The preamble gives the pager designed opportunity to save battery power. The receiver can be turned on for a few milliseconds and then turned off again for about 1 second if no preamble is detected. When detected, the preamble provides fast bit
This frame structure within a batch not only multiplies the address possibilities of each codeword by 3 but also offers yet another means of battery saving within the pager, since the receiver need only be turned on during the synch codeword and its particular frame. Thus the energy requirement is reduced to about 3/17 of that for constant reception. Further methods of battery saving also are available.
Message codewords for any receiver may be transmitted in any frame but follow, directly, the associated address codeword. A message may consist of any number of codewords transmitted consecutively and may embrace one or more batches but the synchronization codeword must not be displaced by message codewords. Message termination is indicated by the next address codeword or idle codeword. There is at least one address or idle codeword between the end of one message and the address codeword belonging to the next message.
In any batch wherever there is no meaningful codeword to be transmitted, and idle codeword is transmitted.
At a rate of 512 bits each batch is only 1.0625 seconds duration and transmission can then be stopped. Thus, time-slotted multi-transmitter systems can be engineered very conveniently, and such systems might be of the zoned type to achieve reuse of
frequency or of the sequential type for lowest cost of transmission.
Priority calling is available with time delays of about 1 second in non-time-slotted
systems, and systems catering for any mixture of alert-only and longer messages can
be designed and the mixture can be dynamically altered, e.g., to maximize the use of
Priority calling is available with time delays of about 1 second in non-time-slotted systems, and systems catering for any mixture of alert-only and longer messages can be designed and the mixture can be dynamically altered, e.g., to maximize the use of "air-time".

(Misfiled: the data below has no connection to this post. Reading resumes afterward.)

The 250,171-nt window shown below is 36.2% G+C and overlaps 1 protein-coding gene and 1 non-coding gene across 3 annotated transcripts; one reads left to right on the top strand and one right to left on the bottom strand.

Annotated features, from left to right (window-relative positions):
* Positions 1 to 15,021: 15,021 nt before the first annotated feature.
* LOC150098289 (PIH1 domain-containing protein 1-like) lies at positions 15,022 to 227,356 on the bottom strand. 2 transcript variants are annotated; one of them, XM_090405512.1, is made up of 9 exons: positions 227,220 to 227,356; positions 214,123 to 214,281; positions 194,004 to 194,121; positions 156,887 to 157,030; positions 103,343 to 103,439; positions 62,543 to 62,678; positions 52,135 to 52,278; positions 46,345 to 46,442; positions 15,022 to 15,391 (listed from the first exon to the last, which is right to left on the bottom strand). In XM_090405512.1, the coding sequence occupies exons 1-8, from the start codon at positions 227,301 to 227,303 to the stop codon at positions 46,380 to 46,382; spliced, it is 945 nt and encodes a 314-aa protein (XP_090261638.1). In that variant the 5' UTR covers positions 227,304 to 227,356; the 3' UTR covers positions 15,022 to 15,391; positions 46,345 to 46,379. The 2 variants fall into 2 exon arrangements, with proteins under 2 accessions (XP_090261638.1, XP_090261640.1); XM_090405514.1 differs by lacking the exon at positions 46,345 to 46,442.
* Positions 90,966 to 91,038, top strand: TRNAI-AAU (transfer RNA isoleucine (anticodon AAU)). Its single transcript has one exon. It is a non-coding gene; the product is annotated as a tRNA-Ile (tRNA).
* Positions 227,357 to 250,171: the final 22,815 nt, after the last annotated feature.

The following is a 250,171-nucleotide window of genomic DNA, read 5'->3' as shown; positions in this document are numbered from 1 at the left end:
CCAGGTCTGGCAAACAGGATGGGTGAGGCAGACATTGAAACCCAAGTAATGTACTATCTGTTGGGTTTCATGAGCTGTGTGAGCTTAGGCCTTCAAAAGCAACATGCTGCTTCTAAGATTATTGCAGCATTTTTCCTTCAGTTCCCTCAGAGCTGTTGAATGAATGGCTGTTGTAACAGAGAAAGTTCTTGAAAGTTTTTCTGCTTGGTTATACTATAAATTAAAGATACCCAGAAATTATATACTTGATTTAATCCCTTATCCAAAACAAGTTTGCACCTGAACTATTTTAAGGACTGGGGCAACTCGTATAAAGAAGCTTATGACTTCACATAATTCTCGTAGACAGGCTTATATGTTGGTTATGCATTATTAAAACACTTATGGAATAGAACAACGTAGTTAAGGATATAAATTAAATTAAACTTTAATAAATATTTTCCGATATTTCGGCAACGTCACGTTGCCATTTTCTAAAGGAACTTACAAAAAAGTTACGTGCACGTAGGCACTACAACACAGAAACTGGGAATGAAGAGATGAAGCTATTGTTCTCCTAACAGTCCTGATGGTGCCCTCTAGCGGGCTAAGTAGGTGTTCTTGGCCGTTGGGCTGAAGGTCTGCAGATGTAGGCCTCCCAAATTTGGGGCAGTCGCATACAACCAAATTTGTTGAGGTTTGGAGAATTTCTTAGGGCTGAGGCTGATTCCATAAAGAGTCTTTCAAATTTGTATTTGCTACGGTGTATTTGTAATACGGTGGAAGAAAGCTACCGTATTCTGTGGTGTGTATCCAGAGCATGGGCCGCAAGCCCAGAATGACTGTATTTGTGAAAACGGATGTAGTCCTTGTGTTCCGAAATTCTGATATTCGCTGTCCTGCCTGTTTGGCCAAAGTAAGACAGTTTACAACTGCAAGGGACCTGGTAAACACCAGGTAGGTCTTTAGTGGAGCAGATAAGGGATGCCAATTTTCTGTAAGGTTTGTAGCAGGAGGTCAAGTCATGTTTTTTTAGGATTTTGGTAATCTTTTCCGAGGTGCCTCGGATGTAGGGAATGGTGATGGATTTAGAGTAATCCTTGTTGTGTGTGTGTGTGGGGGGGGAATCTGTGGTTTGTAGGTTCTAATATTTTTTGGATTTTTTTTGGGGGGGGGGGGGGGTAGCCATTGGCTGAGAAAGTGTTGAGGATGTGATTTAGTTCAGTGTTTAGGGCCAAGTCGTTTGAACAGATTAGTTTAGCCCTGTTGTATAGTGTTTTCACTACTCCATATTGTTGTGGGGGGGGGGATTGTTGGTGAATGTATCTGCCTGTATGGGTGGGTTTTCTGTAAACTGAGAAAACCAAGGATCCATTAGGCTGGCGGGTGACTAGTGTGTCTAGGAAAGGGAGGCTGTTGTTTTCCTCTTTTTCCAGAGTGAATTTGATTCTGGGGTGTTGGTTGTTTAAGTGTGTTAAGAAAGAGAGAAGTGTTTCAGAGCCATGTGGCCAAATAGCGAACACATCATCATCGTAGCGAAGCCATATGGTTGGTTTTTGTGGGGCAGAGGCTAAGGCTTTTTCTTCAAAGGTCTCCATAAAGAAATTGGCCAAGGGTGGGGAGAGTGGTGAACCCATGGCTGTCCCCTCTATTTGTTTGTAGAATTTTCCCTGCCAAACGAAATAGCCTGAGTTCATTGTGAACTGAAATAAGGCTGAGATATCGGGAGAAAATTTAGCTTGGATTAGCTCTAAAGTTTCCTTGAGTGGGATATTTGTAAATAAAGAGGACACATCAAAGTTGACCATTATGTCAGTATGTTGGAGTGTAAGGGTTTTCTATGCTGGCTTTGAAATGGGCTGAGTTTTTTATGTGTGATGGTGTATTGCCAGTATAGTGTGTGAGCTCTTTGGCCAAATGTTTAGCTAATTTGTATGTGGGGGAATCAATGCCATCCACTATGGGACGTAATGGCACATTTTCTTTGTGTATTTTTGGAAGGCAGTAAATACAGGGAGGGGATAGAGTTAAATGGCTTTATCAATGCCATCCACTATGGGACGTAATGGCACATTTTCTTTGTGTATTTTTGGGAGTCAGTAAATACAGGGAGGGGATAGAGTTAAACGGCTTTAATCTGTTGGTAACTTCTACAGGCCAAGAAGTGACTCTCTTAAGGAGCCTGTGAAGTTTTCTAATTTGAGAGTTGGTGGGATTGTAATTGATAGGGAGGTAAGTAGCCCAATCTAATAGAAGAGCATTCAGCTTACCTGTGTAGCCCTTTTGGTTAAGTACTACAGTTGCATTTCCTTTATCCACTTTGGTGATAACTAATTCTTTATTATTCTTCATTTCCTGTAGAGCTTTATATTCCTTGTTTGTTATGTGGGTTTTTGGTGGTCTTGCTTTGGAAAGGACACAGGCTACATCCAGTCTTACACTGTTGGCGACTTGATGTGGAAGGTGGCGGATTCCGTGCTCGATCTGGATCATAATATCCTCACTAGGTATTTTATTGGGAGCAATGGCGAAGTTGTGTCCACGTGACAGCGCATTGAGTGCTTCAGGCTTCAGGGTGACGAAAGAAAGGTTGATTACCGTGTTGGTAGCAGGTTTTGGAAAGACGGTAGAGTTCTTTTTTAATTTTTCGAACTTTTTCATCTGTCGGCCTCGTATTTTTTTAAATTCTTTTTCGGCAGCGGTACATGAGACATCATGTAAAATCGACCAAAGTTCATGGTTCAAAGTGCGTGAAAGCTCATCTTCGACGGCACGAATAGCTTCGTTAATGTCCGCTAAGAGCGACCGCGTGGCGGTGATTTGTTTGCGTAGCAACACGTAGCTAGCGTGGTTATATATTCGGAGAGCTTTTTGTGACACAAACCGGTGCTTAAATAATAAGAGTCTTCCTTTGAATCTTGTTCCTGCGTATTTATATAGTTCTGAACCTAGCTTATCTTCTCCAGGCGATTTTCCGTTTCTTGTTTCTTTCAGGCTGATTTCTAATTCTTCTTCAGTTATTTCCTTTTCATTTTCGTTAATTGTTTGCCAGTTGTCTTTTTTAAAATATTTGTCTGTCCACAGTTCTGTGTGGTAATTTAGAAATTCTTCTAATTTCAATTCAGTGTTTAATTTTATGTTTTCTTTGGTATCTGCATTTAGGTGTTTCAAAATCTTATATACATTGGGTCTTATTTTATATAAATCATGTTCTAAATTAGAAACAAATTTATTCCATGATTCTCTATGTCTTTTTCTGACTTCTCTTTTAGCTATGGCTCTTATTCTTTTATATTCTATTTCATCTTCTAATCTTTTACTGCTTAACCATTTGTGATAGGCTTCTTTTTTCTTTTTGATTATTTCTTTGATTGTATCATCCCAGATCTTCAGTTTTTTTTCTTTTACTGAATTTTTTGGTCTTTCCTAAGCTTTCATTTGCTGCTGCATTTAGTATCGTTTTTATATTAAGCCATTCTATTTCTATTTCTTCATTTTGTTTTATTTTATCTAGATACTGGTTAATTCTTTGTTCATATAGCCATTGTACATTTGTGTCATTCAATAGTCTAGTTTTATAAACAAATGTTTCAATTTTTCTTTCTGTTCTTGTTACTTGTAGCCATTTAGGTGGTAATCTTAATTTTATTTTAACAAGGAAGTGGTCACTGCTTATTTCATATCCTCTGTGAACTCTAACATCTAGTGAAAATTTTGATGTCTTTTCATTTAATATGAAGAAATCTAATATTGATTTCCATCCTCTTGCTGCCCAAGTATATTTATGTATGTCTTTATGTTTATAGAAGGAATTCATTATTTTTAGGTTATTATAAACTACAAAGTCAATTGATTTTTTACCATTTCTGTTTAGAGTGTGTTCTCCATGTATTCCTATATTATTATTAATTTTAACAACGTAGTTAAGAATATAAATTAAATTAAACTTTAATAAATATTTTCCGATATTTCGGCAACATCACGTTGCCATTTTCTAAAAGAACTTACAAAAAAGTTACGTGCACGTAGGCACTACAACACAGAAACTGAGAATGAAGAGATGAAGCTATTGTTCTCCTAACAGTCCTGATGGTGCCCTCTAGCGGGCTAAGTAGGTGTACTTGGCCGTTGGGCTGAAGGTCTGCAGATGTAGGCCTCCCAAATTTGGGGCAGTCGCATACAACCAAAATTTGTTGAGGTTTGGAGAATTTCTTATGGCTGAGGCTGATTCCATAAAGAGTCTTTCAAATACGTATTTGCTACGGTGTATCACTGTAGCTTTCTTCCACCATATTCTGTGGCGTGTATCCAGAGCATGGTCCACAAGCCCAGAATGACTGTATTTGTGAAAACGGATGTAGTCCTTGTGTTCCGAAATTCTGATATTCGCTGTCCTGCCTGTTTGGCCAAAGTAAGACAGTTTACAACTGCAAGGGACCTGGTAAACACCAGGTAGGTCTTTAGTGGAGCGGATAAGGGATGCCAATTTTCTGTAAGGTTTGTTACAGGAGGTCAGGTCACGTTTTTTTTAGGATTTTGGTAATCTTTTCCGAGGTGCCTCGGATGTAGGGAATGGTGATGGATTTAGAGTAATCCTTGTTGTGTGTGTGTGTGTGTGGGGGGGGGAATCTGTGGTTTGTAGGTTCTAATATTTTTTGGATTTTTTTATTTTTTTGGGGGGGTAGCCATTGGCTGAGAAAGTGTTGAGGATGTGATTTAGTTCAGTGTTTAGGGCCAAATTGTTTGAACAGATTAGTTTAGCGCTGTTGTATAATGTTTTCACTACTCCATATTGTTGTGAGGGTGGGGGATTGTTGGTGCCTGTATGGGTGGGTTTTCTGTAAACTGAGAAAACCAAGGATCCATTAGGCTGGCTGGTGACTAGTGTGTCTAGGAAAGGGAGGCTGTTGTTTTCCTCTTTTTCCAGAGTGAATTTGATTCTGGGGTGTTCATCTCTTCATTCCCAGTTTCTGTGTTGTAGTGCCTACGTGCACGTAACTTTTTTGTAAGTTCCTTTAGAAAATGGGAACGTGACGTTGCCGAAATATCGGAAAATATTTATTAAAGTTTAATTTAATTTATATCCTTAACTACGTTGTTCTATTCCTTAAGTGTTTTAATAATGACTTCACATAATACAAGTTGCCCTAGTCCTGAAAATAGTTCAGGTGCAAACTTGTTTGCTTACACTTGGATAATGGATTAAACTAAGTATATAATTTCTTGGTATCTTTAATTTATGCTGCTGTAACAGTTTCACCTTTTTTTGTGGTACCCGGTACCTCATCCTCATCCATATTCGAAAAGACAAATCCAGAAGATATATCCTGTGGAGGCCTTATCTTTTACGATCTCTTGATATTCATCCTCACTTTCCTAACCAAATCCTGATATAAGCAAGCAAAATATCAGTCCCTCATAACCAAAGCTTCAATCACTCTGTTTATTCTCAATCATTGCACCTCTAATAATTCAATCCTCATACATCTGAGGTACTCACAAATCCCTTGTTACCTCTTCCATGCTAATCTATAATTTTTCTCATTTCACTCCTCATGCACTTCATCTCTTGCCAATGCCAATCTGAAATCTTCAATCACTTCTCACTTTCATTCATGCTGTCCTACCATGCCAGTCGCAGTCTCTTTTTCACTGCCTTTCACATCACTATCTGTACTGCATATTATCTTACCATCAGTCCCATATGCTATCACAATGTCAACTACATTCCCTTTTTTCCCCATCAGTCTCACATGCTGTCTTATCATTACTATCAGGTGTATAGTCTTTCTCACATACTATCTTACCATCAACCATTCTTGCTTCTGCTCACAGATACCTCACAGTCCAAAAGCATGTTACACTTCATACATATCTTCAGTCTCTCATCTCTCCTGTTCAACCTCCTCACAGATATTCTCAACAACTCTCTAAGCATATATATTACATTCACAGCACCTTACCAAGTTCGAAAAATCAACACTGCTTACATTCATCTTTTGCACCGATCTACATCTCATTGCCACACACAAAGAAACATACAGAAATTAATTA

Bit 1 (the flag bit) of an address codeword is always a zero. This distinguishes it from a message codeword.
Bits 2-19 are address bits corresponding to the 18 most significant bits of a 21 bit identity assigned to the pager.
For information regarding the least significant bit see 1.2.
Bits 20 and 21 are the two function bits which are used to select the required address from the four assigned to the pager. Hence the total number of addresses is 223 (over 8 million).
Bits 22 to 31 are the parity check bits (see 1.4) and the final bit (bit 32) is chosen to give even parity.
Several methods of increasing the identity capacity yet further by many times have been suggested. These methods can be compatible and introduced later without disturbing the pagers already on the system.However, the 2 million identities provided for should be sufficient for both national and international systems for many years.
Message codewords have 20 message bits, viz bit 2 to bit 21 inclusive and these are followed by the parity check bits obtained according to the procedure outlined in 1.4 below.
To the 31 bits of the block is added one additional bit to provide an even bit parity check of the whole codeword.
The Hamming distance of these codewords is 6. The known error control deciding
For "hard decision" decoding:
For "hard decision" decoding:
The address which introduces a message (or segment of a message) using this format has its function bits set to 00. The character-set used for the message is as shown in Table 3 which is based on Binary Coded Decimal (BCD). The bits of each character are transmitted in numerical order starting with bit No 1. Characters are transmitted in the same order as they are to be read and are packed 5 per message codeword. Any unwanted part of the codeword of the message is filled with space characters.
Table 3 "Numeric-only" Character set
|4-bit Combination||Displayed Character|
|Bit No: 4 3 2 1|
|0 0 0 0||0|
|0 0 0 1||1|
|0 0 1 0||2|
|0 0 1 1||3|
|0 1 0 0||4|
|0 1 0 1||5|
|0 1 1 0||6|
|0 1 1 1||7|
|1 0 0 0||8|
|1 0 0 1||9|
|1 0 1 0||Spare|
|1 0 1 1||U (urgency indicator)|
|1 1 0 0||Space|
|1 1 0 1||Hyphen|
|1 1 1 0||]|
|1 1 1 1||[|
The page address which introduces a message (or segment of a message) using this format has its function bits set to 11.
The CCITT Alphabet No 5 (7 bits per character) is used in this format. As in the case of the "numeric-only" format, bit order starting with bit No 1 of each character, and character reading order are preserved in transmission. The complete message is partitioned into contiguous 20 bit blocks for the purpose of filling consecutive message codewords. Thus a character may be split between one message codeword and the next. Any unwanted part of the last codeword of the message is fulled with appropriate non-printing characters such as "End of Message", "End of Text", Null, etc. All characters, except Null, are complete.
CCITT Alphabet No 5 (or ASCII) is accepted internationally for data exchange. Provision for the transmission of this alphabet in its entirety will have significant impact on future development in message paging.
END OF RECOMMENDATION 584